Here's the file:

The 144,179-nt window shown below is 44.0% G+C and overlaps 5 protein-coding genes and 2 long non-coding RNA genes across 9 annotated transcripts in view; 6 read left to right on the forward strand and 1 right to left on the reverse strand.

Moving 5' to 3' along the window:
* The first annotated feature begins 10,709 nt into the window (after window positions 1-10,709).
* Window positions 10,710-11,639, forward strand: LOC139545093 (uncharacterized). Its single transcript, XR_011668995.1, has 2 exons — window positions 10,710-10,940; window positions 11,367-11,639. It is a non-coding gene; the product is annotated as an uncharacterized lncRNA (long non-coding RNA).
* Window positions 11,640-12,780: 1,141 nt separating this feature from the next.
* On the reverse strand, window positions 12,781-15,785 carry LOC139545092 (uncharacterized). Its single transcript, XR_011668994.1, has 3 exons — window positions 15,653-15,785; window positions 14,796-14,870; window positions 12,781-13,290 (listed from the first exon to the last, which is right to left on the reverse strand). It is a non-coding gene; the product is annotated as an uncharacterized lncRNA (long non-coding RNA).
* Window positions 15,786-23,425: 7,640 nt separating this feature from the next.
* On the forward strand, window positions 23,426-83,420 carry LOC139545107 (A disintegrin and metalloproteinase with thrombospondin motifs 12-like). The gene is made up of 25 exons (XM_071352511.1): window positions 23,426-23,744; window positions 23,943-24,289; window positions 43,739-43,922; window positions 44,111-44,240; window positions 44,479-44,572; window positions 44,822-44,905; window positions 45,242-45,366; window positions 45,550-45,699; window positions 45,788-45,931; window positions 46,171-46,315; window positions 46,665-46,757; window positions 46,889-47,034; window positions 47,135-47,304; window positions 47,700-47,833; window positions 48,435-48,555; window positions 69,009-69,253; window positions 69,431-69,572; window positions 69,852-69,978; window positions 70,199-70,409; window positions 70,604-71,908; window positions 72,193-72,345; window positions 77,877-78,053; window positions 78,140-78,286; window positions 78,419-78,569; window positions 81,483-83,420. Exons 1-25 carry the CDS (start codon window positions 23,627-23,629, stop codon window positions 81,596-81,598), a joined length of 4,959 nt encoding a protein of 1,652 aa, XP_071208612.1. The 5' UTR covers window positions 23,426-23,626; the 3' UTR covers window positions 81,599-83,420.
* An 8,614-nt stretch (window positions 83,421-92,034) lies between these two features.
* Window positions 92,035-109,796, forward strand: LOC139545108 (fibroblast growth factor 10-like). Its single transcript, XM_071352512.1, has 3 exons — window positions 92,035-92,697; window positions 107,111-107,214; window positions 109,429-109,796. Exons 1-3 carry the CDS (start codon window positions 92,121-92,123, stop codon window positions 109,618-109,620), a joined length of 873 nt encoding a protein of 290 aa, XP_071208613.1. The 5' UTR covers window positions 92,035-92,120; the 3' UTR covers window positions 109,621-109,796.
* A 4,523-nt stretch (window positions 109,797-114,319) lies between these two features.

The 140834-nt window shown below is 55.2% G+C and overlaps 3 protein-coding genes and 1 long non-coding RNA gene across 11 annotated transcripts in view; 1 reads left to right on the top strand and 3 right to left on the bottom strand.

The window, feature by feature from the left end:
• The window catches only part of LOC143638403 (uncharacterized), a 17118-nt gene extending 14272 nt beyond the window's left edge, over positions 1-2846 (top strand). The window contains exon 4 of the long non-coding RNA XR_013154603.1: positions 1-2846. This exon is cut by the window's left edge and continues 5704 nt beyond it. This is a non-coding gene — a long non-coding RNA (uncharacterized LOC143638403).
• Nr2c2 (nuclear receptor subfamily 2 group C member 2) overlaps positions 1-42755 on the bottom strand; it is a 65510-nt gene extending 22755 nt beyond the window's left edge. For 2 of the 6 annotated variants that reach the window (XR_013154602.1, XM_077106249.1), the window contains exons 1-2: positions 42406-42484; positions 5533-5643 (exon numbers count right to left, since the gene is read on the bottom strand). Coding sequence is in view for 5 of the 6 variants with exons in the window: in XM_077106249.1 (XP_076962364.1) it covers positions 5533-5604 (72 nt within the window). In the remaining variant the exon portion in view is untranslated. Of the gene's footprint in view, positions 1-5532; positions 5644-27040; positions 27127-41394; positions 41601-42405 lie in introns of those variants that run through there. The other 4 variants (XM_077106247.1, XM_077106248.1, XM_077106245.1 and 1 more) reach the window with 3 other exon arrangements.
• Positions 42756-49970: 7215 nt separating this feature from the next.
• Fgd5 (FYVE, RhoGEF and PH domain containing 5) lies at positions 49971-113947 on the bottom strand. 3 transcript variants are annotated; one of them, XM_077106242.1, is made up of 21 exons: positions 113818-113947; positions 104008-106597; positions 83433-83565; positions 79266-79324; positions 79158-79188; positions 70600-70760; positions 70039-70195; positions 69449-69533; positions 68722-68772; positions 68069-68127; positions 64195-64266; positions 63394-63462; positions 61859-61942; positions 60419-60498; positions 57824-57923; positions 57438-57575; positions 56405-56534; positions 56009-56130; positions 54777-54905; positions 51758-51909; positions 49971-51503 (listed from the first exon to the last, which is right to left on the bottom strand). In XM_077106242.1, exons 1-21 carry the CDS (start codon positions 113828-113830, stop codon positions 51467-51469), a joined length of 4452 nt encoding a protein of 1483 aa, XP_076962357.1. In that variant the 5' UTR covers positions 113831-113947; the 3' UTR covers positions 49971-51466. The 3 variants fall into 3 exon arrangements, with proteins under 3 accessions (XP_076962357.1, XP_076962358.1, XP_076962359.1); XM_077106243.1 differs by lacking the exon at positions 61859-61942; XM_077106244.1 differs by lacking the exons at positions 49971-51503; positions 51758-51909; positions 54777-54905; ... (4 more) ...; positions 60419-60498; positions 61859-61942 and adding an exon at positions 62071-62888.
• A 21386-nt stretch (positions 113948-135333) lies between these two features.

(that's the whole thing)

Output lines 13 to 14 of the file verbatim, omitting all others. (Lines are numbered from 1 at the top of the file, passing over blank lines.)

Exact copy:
The window, feature by feature from the left end:
• The window catches only part of LOC143638403 (uncharacterized), a 17118-nt gene extending 14272 nt beyond the window's left edge, over positions 1-2846 (top strand). The window contains exon 4 of the long non-coding RNA XR_013154603.1: positions 1-2846. This exon is cut by the window's left edge and continues 5704 nt beyond it. This is a non-coding gene — a long non-coding RNA (uncharacterized LOC143638403).